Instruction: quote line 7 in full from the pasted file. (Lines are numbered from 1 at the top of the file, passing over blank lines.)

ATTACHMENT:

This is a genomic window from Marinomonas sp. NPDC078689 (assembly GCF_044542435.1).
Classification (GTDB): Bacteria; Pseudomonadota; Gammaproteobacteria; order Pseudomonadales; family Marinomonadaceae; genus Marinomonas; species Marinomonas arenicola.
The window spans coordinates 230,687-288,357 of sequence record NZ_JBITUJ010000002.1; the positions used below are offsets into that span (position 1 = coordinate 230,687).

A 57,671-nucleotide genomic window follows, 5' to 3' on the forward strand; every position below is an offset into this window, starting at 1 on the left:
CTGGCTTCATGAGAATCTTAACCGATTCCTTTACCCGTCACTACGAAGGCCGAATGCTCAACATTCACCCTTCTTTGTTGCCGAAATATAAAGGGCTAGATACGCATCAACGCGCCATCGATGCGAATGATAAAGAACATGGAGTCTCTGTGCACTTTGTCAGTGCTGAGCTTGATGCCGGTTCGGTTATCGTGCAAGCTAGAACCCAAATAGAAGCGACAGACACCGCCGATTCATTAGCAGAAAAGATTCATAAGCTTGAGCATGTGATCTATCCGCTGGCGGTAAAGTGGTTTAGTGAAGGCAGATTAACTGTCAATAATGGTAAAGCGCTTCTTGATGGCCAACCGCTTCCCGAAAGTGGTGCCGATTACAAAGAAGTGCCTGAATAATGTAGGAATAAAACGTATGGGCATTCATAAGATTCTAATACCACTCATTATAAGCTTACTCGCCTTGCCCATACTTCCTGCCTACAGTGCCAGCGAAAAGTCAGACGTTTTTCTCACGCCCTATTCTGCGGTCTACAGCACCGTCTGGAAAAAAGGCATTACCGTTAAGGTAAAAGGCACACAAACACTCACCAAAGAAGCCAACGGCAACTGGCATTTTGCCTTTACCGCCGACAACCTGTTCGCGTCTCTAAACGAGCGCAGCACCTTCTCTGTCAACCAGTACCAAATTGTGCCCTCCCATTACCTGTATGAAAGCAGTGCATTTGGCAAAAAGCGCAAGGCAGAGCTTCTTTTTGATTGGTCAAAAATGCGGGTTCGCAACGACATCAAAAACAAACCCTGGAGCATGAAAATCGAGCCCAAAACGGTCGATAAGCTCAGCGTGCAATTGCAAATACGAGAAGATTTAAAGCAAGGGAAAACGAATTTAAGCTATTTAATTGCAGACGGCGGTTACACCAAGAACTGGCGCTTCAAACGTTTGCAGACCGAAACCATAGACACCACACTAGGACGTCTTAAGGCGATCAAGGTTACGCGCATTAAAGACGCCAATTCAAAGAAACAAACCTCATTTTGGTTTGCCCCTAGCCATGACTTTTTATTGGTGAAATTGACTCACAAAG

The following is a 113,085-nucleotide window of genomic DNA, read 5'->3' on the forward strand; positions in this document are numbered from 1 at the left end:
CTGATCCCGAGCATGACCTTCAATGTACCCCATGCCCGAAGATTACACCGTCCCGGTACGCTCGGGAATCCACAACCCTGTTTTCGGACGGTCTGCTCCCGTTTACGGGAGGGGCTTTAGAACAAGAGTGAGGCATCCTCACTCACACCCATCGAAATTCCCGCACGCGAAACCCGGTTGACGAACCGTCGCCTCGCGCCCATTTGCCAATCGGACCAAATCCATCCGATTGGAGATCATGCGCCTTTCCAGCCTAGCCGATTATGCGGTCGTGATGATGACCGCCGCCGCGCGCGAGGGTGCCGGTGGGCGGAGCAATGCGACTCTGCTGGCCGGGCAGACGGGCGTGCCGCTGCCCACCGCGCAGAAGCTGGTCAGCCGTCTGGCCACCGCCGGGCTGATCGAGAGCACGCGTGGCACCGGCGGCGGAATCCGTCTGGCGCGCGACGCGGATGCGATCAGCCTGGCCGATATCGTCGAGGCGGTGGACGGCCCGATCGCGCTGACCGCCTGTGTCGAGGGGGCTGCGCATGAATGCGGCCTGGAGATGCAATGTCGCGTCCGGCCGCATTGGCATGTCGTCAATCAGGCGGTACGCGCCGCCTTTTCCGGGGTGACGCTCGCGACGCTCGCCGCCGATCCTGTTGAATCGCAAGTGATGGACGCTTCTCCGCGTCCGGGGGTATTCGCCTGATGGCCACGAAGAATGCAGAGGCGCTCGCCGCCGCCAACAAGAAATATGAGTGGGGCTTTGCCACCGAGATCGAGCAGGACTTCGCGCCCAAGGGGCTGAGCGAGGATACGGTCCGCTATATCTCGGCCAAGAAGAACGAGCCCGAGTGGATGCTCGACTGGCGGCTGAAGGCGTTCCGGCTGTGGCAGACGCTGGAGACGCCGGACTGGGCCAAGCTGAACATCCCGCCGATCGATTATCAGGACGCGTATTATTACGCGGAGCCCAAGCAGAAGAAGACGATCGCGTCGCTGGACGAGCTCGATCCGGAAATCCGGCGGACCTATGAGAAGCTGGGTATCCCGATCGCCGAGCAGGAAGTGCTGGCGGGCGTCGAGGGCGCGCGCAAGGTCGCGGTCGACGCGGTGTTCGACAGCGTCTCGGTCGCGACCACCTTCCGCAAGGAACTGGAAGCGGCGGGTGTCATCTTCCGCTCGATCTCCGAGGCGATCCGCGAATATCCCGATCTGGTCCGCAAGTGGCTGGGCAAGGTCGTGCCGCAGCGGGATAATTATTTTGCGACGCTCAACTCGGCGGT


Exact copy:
CTGATCCCGAGCATGACCTTCAATGTACCCCATGCCCGAAGATTACACCGTCCCGGTACGCTCGGGAATCCACAACCCTGTTTTCGGACGGTCTGCTCCCGTTTACGGGAGGGGCTTTAGAACAAGAGTGAGGCATCCTCACTCACACCCATCGAAATTCCCGCACGCGAAACCCGGTTGACGAACCGTCGCCTCGCGCCCATTTGCCAATCGGACCAAATCCATCCGATTGGAGATCATGCGCCTTTCCAGCCTAGCCGATTATGCGGTCGTGATGATGACCGCCGCCGCGCGCGAGGGTGCCGGTGGGCGGAGCAATGCGACTCTGCTGGCCGGGCAGACGGGCGTGCCGCTGCCCACCGCGCAGAAGCTGGTCAGCCGTCTGGCCACCGCCGGGCTGATCGAGAGCACGCGTGGCACCGGCGGCGGAATCCGTCTGGCGCGCGACGCGGATGCGATCAGCCTGGCCGATATCGTCGAGGCGGTGGACGGCCCGATCGCGCTGACCGCCTGTGTCGAGGGGGCTGCGCATGAATGCGGCCTGGAGATGCAATGTCGCGTCCGGCCGCATTGGCATGTCGTCAATCAGGCGGTACGCGCCGCCTTTTCCGGGGTGACGCTCGCGACGCTCGCCGCCGATCCTGTTGAATCGCAAGTGATGGACGCTTCTCCGCGTCCGGGGGTATTCGCCTGATGGCCACGAAGAATGCAGAGGCGCTCGCCGCCGCCAACAAGAAATATGAGTGGGGCTTTGCCACCGAGATCGAGCAGGACTTCGCGCCCAAGGGGCTGAGCGAGGATACGGTCCGCTATATCTCGGCCAAGAAGAACGAGCCCGAGTGGATGCTCGACTGGCGGCTGAAGGCGTTCCGGCTGTGGCAGACGCTGGAGACGCCGGACTGGGCCAAGCTGAACATCCCGCCGATCGATTATCAGGACGCGTATTATTACGCGGAGCCCAAGCAGAAGAAGACGATCGCGTCGCTGGACGAGCTCGATCCGGAAATCCGGCGGACCTATGAGAAGCTGGGTATCCCGATCGCCGAGCAGGAAGTGCTGGCGGGCGTCGAGGGCGCGCGCAAGGTCGCGGTCGACGCGGTGTTCGACAGCGTCTCGGTCGCGACCACCTTCCGCAAGGAACTGGAAGCGGCGGGTGTCATCTTCCGCTCGATCTCCGAGGCGATCCGCGAATATCCCGATCTGGTCCGCAAGTGGCTGGGCAAGGTCGTGCCGCAGCGGGATAATTATTTTGCGACGCTCAACTCGGCGGT